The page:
Two of us (Terry Moore, a Tucson-based photographer, and I) flew to the state of Chihuahua to meet Victor and John at Tutuaca. The plane, a Cessna 180 adapted to set down in small corners, was owned and flown by Ike Russell, a tall, laconic sort in his sixties, who had flown Victor on the reconnaissance trip. We flew two and a half hours south of the border across increasingly rough country and set down, the wheels seeming to sift through the tops of the pines, onto the small dirt airstrip, banking in like a waterfowl setting its wings to drop onto a pond.

Victor and John were waiting, binoculars dangling from their necks. They had set up camp in a tin shed on a slope above the airstrip, which looked down on Tutuaca, its few houses spread across a valley surrounded by great buttelike, heavily pined hills. The first birds I saw in Tutuaca gave the impression we were in Bloomfield Hills, Michigan: robins, barn swallows, shrikes, a red-tailed hawk, meadowlarks, nighthawks beginning to whirl overhead in the evening. Victor, to my relief, was able to point out a Cassin's kingbird and a raven coming over a ridge. One gives the raven an extra look because the great pitoreal is the same size.

Not much to Tutuaca itself. The population was once 400 but has dwindled to 100. The big topic is obviously the gringos looking for the pitoreal, and some of the locals have congregated around our shed, lounging near the door and occasionally leaning in and solemnly looking at us. They are fancied-up in their dress: print shirts, worn outside their belts, and tight, often crease-pressed trousers. Many are going to a fiesta at a sawmill up in the hills. The pastime among the men when they tire of staring at the visitors is to spar sometimes as many as four or five pairs squared off against each other, shadowboxing up and down the road. The girls in bright pants stand together in couples, looking on with arms looped around each other's waists. Trucks with girls standing in the back go by on the way up to the sawmill. The girls wave, and the driver blows the horn. Blowing horns, especially in the big diesel trucks that carry the lumber down from the sawmills, is another local custom in Tutuaca; the blast moves in and out of the surrounding hills, picking up lovely overtones and subtleties.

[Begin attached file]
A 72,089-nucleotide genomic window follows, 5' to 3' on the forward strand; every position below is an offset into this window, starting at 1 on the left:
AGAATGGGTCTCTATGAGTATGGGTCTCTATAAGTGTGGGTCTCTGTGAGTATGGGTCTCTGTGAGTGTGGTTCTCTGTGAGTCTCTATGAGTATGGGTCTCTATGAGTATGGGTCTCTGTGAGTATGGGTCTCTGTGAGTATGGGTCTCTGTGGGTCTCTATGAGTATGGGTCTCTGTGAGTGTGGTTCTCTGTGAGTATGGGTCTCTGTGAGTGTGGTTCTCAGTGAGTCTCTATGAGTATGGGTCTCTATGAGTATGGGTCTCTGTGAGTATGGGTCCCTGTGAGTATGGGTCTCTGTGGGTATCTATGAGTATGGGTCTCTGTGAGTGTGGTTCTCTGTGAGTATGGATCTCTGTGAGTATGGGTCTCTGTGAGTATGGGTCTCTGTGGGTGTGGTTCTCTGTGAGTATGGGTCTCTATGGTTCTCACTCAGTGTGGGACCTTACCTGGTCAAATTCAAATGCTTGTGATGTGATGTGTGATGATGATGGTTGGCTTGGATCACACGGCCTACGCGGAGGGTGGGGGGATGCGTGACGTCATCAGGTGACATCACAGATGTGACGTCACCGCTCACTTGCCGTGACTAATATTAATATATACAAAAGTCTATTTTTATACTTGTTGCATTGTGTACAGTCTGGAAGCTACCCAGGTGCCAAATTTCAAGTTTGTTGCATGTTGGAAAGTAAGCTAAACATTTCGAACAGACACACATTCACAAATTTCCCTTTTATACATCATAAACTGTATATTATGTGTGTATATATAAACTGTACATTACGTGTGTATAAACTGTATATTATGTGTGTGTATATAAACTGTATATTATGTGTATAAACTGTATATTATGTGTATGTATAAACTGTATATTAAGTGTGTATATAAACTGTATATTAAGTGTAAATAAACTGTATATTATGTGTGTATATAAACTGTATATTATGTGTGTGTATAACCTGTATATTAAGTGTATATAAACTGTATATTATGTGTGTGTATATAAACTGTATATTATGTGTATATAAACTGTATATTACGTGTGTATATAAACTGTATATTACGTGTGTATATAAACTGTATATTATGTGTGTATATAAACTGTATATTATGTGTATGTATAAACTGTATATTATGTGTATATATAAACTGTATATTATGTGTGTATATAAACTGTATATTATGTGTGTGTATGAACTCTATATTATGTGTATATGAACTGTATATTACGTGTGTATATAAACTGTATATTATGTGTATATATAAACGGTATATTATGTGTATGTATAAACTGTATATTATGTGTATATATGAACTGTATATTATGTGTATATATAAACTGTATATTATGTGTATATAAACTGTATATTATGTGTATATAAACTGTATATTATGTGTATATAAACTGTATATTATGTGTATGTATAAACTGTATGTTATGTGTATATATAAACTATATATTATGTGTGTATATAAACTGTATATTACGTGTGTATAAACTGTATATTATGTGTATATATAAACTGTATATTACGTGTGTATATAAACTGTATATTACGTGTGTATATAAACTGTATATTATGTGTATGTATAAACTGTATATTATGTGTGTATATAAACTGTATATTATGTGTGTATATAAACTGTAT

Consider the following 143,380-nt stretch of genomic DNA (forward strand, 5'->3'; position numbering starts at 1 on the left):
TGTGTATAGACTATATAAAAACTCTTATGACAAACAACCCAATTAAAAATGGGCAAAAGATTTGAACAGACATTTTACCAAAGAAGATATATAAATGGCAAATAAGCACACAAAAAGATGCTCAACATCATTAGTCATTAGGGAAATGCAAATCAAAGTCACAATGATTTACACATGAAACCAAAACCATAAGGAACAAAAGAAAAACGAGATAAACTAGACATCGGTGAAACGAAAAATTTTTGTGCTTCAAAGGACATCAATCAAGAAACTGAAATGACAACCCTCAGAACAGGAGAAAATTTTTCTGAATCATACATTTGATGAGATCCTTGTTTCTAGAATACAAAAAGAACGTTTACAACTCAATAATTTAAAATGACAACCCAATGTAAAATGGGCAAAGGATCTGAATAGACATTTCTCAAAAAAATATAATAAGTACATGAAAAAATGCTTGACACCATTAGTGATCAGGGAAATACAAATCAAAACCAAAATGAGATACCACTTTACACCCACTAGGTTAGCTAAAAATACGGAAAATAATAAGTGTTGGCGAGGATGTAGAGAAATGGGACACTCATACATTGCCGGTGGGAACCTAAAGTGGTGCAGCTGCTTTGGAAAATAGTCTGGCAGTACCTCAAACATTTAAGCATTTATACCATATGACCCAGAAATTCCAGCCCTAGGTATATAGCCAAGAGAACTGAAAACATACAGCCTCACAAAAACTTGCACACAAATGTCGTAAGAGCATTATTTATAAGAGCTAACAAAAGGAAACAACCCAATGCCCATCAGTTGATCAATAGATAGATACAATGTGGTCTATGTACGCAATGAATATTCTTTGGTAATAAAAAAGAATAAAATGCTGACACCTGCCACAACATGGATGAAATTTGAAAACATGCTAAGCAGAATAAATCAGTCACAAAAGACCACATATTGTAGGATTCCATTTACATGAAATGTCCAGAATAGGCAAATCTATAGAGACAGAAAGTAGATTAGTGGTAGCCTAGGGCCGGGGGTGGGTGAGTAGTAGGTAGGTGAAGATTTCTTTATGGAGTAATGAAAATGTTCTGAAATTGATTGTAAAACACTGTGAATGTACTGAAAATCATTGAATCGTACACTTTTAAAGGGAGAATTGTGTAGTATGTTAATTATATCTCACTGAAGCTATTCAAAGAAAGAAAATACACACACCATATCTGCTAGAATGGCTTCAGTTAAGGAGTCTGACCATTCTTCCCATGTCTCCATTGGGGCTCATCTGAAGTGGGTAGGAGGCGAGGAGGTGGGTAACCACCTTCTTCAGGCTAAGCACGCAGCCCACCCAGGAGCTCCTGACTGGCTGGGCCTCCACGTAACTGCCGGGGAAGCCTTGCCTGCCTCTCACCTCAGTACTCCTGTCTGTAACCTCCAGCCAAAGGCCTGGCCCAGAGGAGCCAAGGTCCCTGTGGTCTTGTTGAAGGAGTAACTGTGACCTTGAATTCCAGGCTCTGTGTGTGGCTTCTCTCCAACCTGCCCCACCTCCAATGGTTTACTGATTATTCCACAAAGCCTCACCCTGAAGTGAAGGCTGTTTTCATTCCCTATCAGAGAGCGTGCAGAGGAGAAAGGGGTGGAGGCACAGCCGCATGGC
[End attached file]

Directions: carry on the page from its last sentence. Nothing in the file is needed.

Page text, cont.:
We have been receiving reports about the imperial woodpecker. Victor is encouraged. My own suspicion was that once the word got around the area about the four Americans looking for the pitoreal, a lot of hasty planning would go on around the kitchen tables and we would be deluged with reports and offers (for a sum of money) to lead us directly to a place which was stiff with pitoreals ("My sister knows secret place, not far at all"), but to date there had been none of this. Victor is especially pleased by the accuracy of the dimensions of the birds described. Americans have a tendency to exaggerate and thrust their hands apart. Mexicans, Victor thinks, are more accurate; they hold chickens, they know the size of things.

Magazine Category

Author Profile

Add comment

The content of this field is kept private and will not be shown publicly.
By submitting this form, you accept the Mollom privacy policy.